Has the period of globalization come to an end?

The future of the “one world” which solidified itself by the end of the Cold War currently hangs in the balance in Ukraine, writes Marek A. Cichocki

editor: Grzegorz Adamczyk
author: Marek A. Cichocki
People cross an improvised path under a destroyed bridge while fleeing the town of Irpin close to Kyiv, Ukraine, Monday, March 7, 2022. (AP Photo/Efrem Lukatsky)

Merely less than two weeks ago, we existed with the conviction that we were all living in one world. The pandemic and the climate crisis had made us even more aware of this fact, despite the growing global inequality, disruption in supply chains and the rising geopolitical and geoeconomic tensions between world powers.

Are we currently witnesses to the fracturing of that one world?

Until now, we have used terms such as globalization and codependence to describe the phenomenon of the “one world” which began to formulate following World War II and had fully shaped itself by the end of the Cold War.

It was assumed that this was a development in one direction and had been unimaginable that this one world could completely fall apart. Even China, which America has been declaring its primary antagonist for some time, did not foresee the fracturing of this world, nor did it want to achieve such an aim. Instead, China most likely wanted to achieve a gradual primacy over the one world as part of its framework.

The full-scale war invoked by Russia, whose aim it is to destroy Ukrainian statehood and forcibly integrate Ukrainians with Russians, has completely changed all the hitherto calculations and has put into question the further existence of the one world in which we have lived.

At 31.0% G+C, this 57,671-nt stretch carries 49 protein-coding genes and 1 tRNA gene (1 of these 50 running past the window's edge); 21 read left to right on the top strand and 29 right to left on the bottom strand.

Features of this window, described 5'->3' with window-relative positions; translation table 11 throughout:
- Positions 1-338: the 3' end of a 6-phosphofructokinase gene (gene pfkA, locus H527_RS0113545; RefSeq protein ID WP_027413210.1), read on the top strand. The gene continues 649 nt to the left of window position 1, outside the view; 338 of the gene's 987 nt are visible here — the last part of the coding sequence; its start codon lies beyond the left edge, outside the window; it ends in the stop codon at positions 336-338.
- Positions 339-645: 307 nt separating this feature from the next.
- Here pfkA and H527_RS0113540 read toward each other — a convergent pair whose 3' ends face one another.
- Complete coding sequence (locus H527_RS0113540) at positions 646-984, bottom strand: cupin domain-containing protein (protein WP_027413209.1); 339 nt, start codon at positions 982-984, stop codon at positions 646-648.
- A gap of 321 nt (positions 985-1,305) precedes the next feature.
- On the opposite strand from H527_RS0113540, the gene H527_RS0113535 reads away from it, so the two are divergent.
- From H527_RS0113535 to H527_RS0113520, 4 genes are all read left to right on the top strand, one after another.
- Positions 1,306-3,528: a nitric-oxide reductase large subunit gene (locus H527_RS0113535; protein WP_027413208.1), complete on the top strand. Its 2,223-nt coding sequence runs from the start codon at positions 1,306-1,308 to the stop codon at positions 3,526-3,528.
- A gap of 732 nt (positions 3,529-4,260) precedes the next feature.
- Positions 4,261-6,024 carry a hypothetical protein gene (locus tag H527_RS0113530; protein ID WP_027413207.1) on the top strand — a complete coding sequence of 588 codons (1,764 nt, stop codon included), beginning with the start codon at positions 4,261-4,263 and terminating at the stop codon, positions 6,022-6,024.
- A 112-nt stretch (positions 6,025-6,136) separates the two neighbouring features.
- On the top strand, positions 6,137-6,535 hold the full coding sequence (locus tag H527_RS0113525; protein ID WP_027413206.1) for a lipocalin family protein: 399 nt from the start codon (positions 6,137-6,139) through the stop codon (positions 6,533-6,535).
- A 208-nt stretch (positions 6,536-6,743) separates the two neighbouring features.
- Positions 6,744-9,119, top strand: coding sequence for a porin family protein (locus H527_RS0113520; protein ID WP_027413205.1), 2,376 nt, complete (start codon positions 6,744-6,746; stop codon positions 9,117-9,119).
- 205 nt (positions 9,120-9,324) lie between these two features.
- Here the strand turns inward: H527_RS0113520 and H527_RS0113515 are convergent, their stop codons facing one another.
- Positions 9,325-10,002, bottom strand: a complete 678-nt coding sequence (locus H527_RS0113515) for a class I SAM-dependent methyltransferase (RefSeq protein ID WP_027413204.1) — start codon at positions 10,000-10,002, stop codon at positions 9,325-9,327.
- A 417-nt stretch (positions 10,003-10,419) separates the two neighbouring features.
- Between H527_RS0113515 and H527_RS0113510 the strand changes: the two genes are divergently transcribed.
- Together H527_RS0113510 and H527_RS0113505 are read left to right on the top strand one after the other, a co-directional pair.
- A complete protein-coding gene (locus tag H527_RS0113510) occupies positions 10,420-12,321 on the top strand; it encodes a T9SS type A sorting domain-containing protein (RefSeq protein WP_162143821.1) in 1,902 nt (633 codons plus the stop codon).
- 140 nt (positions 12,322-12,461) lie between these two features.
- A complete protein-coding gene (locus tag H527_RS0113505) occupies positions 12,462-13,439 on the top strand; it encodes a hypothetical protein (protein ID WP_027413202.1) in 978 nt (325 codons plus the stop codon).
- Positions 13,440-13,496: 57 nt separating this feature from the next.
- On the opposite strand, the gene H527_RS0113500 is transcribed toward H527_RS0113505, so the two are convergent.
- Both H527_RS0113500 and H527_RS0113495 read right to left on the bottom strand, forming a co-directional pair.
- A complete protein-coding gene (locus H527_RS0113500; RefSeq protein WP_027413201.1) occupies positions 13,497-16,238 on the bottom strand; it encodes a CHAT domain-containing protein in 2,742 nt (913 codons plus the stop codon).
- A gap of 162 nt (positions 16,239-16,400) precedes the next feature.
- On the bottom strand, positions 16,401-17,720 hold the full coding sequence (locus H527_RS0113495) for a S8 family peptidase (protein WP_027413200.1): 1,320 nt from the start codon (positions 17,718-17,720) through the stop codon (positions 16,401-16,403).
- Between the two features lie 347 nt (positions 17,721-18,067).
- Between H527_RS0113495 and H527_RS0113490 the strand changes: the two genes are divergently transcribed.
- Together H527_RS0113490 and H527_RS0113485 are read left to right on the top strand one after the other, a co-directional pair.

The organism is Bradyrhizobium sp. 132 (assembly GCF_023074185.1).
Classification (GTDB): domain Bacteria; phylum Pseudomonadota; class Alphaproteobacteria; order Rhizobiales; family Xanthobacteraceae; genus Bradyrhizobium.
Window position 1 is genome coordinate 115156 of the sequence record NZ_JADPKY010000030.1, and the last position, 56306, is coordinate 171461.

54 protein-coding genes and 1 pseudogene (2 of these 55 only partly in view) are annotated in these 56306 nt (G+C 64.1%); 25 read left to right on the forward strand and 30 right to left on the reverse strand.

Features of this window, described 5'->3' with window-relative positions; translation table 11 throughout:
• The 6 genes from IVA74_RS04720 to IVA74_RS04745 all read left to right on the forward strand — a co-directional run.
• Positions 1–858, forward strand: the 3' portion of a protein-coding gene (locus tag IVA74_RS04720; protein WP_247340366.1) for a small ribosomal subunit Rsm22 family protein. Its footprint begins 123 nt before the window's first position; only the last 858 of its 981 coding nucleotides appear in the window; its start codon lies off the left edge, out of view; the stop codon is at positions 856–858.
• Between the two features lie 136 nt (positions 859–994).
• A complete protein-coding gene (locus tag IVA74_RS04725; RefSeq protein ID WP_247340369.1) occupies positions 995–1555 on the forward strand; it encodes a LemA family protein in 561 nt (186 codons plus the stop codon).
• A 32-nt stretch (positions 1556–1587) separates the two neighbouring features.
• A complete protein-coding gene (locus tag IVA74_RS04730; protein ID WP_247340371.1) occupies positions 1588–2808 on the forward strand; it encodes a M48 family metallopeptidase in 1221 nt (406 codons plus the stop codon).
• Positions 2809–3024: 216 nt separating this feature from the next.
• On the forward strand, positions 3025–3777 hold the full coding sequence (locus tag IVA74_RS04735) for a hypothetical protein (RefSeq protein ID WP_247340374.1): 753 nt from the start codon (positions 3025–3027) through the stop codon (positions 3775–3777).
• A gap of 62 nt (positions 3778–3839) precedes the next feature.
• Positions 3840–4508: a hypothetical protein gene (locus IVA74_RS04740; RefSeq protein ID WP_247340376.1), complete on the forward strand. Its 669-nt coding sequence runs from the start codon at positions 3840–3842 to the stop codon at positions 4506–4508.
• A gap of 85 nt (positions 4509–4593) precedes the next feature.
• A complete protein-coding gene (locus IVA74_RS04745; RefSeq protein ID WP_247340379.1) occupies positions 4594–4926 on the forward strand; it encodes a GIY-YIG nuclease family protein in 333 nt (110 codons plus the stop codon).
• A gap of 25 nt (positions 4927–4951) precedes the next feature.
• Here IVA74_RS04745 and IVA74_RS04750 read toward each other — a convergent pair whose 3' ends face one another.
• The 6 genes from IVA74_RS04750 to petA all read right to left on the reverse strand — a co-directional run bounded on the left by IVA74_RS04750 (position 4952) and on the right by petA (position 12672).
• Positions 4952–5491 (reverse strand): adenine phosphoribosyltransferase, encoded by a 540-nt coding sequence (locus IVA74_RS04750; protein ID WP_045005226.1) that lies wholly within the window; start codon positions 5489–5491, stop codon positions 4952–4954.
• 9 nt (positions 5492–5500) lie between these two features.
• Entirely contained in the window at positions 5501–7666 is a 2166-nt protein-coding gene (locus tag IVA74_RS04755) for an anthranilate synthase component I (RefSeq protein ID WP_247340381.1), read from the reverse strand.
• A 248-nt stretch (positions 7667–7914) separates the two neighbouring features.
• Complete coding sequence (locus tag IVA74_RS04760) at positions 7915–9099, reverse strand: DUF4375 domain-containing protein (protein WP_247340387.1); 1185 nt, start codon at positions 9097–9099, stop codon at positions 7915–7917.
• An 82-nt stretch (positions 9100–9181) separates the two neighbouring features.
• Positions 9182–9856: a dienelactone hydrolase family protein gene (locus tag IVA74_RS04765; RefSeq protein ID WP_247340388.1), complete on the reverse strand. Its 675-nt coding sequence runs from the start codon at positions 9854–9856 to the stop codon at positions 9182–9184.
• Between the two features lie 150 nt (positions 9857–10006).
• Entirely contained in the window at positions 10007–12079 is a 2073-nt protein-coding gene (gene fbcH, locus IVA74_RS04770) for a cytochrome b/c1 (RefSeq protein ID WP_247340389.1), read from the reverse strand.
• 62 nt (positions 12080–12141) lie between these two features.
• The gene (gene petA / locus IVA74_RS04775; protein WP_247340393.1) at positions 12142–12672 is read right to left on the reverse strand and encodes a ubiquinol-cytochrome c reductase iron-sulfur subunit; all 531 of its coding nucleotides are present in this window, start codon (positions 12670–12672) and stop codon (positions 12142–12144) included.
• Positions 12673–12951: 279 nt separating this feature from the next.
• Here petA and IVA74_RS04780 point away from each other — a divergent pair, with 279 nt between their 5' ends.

There have been concerns over the appearance of a new Cold War and a new Iron Curtain. The sanctions imposed on Russia by the West have truly exiled Moscow from the world on many levels and in an unprecedented way. Russia, through censorship and other actions, but primarily through the brutal way it is conducting its war in Ukraine, has begun to isolate itself from the rest of the world as well.

Nevertheless, one should maintain realism in evaluating the situation. The war in Ukraine continues to be conducted within the logic of a replacement war, which Russia declared on the West. The sanctions imposed by the West are not infinite, and despite what we tell each other, Russia is not entirely isolated if we take into account the policies of China, India, Israel and some Arabic and South American countries.

This is why it is impossible to foresee whether the “one world” will break apart. It is certain, however, that if it survives, its new form in the 21st century will be decided in Ukraine.

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